Spike Jonze profile from The Observer: https://www.guardian.co.uk/theobserver/2009/dec/06/spike-jonze-observer-profile

Mark Kermode reviewing the film, particularly discussing how the film works for adults and children and the representation of ‘wildness’:


Bradshaw, Peter, ‘Where the Wild Things Are Film Review’, The Guardian, 11 December 2009, p. 8

British Board of Film Classification https://www.bbfc.co.uk/releases/where-wild-things-are-2009-0#bbfcinsight [accessed 11 April 2013]

Eggers, Dave and Jonze, Spike, ‘Desperately Seeking Maurice Sendak’, The Guardian, 23 November 2009, p. 17

Fletcher, Rose, Total Film Magazine, 3 December 2009 https://www.totalfilm.com/reviews/cinema/where-the-wild-things-are [accessed 11 April 2013]

Graydon, Danny, Empire Magazine https://www.empireonline.com/reviews/reviewcomplete.asp?SID=10229 [accessed 11 April 2013]

Haddon, Cole, ‘Interview: Director Spike Jonze Talks Where the Wild Things Are’, Film.com https://www.film.com/uncategorized/interview-director-spike-jonze-talks-where-the-wild-things-are [accessed 11 April 2013]

Jolin, Dan, Empire Magazine https://www.empireonline.com/reviews/reviewcomplete.asp?DVDID=118363 [accessed 11 April 2013]

Rose, Steve, ‘Spike Jonze: “I’m never going to compromise”’, The Guardian, 5 December 2009, p. 6

Wells, Paul, The Animated Bestiary: Animals, Cartoons, and Culture (London: Rutgers University Press, 2008), p. 48

[1] Steve Rose, ‘Spike Jonze: “I’m never going to compromise”’, The Guardian, 5 December 2009, p. 6.

[2] British Board of Film Classification https://www.bbfc.co.uk/releases/where-wild-things-are-2009-0#bbfcinsight [accessed 11 April 2013]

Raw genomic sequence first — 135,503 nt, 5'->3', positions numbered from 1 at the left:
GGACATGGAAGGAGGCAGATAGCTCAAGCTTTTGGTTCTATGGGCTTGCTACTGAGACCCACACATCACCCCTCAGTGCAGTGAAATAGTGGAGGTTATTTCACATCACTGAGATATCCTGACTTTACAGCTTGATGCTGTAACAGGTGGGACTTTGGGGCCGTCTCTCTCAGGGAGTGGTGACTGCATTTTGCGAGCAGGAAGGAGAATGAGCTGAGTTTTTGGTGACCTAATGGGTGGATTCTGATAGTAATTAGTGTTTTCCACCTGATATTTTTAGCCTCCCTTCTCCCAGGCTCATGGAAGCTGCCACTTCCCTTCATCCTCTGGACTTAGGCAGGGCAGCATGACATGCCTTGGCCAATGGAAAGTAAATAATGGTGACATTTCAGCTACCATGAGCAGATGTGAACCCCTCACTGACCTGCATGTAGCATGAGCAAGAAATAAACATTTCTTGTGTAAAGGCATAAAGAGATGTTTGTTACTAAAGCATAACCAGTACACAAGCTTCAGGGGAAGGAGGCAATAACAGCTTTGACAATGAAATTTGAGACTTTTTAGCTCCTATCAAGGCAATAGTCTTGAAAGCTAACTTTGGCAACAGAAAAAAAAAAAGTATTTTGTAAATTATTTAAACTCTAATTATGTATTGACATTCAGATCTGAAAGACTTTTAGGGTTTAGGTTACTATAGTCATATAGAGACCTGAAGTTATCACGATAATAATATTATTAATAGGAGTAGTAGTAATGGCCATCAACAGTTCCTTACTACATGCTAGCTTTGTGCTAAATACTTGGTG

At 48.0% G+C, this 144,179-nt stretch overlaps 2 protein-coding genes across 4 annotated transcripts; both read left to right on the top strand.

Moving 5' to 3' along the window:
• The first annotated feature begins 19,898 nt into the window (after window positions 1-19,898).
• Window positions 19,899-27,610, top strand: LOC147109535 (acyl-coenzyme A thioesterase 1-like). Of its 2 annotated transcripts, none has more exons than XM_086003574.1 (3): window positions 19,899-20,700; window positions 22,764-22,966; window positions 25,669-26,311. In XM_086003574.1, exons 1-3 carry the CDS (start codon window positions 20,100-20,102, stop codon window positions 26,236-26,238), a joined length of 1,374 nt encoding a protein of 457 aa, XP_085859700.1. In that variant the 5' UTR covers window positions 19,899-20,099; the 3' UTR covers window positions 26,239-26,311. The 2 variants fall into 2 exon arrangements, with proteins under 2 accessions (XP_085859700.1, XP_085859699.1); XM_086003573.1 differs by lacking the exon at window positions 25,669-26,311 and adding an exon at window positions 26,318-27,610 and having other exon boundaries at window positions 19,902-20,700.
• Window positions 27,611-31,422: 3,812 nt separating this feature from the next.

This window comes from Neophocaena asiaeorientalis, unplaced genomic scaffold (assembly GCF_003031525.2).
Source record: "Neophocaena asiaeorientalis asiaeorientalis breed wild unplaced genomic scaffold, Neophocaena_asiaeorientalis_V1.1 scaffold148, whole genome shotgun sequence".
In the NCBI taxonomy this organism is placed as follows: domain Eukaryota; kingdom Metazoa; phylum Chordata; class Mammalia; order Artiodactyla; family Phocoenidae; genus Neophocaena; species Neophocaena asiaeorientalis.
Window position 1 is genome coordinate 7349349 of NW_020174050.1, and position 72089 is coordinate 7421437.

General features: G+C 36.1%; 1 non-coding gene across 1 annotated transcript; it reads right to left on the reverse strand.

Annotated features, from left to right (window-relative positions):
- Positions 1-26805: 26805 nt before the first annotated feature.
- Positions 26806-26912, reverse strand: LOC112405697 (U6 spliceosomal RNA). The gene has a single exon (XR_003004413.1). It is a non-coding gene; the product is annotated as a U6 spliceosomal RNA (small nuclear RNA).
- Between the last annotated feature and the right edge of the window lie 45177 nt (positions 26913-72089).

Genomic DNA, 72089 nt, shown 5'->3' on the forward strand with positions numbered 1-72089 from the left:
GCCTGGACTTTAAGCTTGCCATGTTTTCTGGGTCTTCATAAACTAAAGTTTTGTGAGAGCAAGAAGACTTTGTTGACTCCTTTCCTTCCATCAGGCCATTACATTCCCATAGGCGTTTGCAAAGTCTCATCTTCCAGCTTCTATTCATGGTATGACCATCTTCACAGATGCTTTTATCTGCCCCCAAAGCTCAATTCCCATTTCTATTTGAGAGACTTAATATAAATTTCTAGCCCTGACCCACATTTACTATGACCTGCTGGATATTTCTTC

[3] Danny Graydon, Empire Magazine https://www.empireonline.com/reviews/reviewcomplete.asp?SID=10229 [accessed 11 April 2013]

[4] Paul Wells, The Animated Bestiary: Animals, Cartoons, and Culture (London: Rutgers University Press, 2008), p. 48.

[5] Cole Haddon, ‘Interview: Director Spike Jonze Talks Where the Wild Things Are’, Film.com https://www.film.com/uncategorized/interview-director-spike-jonze-talks-where-the-wild-things-are [accessed 11 April 2013]

[6] Peter Bradshaw, ‘Where the Wild Things Are Film Review’, The Guardian, 11 December 2009, p. 8.

[7] Rose Fletcher, Total Film Magazine, 3 December 2009 https://www.totalfilm.com/reviews/cinema/where-the-wild-things-are [accessed 11 April 2013]

[8] Dan Jolin, Empire Magazine https://www.empireonline.com/reviews/reviewcomplete.asp?DVDID=118363 [accessed 11 April 2013]

[9] Dave Eggers and Spike Jonze, ‘Desperately Seeking Maurice Sendak’, The Guardian, 23 November 2009, p. 17.

[10] Ellen Brinks, ‘Uncovering the Child in Timothy Treadwell’s Feral Tale’, The Lion and the Unicorn, Vol. 32, Iss. 3 (Sept 2008), 304-324.